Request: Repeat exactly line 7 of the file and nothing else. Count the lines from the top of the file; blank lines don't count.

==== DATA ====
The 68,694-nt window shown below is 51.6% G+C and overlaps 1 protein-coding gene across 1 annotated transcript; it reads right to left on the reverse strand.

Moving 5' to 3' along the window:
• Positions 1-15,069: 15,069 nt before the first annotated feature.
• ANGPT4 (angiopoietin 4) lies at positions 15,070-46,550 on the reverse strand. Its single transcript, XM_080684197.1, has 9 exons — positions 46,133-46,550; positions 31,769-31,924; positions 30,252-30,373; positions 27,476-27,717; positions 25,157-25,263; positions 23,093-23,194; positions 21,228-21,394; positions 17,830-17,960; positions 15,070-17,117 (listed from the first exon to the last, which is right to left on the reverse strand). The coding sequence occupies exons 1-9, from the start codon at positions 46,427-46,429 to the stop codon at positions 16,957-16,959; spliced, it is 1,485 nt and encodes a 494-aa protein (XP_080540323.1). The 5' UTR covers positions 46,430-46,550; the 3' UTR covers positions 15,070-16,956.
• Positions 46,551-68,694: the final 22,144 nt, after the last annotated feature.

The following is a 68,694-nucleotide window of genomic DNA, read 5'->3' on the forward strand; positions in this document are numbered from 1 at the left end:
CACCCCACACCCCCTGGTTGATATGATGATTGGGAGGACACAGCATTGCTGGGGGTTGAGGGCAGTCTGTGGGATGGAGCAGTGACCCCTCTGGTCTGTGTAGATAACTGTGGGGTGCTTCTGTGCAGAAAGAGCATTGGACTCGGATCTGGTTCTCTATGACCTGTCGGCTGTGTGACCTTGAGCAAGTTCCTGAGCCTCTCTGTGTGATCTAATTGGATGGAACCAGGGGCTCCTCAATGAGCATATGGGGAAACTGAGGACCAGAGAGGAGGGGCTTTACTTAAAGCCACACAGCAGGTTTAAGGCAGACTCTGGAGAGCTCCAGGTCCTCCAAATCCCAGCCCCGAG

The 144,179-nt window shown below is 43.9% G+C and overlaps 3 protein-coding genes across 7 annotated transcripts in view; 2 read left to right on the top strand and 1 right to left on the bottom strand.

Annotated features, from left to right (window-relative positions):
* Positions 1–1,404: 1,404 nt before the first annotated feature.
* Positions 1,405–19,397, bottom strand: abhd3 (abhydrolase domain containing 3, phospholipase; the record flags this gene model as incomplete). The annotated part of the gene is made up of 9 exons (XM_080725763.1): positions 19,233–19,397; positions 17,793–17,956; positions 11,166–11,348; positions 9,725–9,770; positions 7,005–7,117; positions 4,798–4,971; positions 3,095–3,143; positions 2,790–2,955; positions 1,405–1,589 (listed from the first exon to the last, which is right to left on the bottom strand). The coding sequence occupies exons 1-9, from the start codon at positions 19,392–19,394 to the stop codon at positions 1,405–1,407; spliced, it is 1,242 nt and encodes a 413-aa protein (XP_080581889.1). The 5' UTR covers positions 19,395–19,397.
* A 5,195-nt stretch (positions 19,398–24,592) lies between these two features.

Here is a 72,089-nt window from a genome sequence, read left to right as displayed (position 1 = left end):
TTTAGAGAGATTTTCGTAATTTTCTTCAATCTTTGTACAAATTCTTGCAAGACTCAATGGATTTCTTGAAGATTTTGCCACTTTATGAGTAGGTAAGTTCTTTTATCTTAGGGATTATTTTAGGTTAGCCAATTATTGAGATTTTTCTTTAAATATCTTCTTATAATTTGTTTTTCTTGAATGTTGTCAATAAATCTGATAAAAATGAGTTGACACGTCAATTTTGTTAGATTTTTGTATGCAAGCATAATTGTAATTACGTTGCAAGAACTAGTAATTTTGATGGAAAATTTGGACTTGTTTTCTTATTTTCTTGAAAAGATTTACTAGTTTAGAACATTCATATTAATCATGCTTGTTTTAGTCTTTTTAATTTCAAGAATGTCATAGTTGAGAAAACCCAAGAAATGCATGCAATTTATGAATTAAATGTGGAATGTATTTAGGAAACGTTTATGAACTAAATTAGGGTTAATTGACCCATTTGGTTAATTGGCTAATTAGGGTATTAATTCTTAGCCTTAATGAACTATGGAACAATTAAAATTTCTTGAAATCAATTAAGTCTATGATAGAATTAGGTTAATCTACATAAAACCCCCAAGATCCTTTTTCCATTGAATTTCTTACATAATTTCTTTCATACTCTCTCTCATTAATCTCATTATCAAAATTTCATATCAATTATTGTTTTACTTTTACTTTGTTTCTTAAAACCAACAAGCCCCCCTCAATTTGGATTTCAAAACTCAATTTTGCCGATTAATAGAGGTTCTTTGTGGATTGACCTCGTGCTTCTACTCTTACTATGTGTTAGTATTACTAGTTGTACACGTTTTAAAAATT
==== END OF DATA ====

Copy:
CACCCCACACCCCCTGGTTGATATGATGATTGGGAGGACACAGCATTGCTGGGGGTTGAGGGCAGTCTGTGGGATGGAGCAGTGACCCCTCTGGTCTGTGTAGATAACTGTGGGGTGCTTCTGTGCAGAAAGAGCATTGGACTCGGATCTGGTTCTCTATGACCTGTCGGCTGTGTGACCTTGAGCAAGTTCCTGAGCCTCTCTGTGTGATCTAATTGGATGGAACCAGGGGCTCCTCAATGAGCATATGGGGAAACTGAGGACCAGAGAGGAGGGGCTTTACTTAAAGCCACACAGCAGGTTTAAGGCAGACTCTGGAGAGCTCCAGGTCCTCCAAATCCCAGCCCCGAG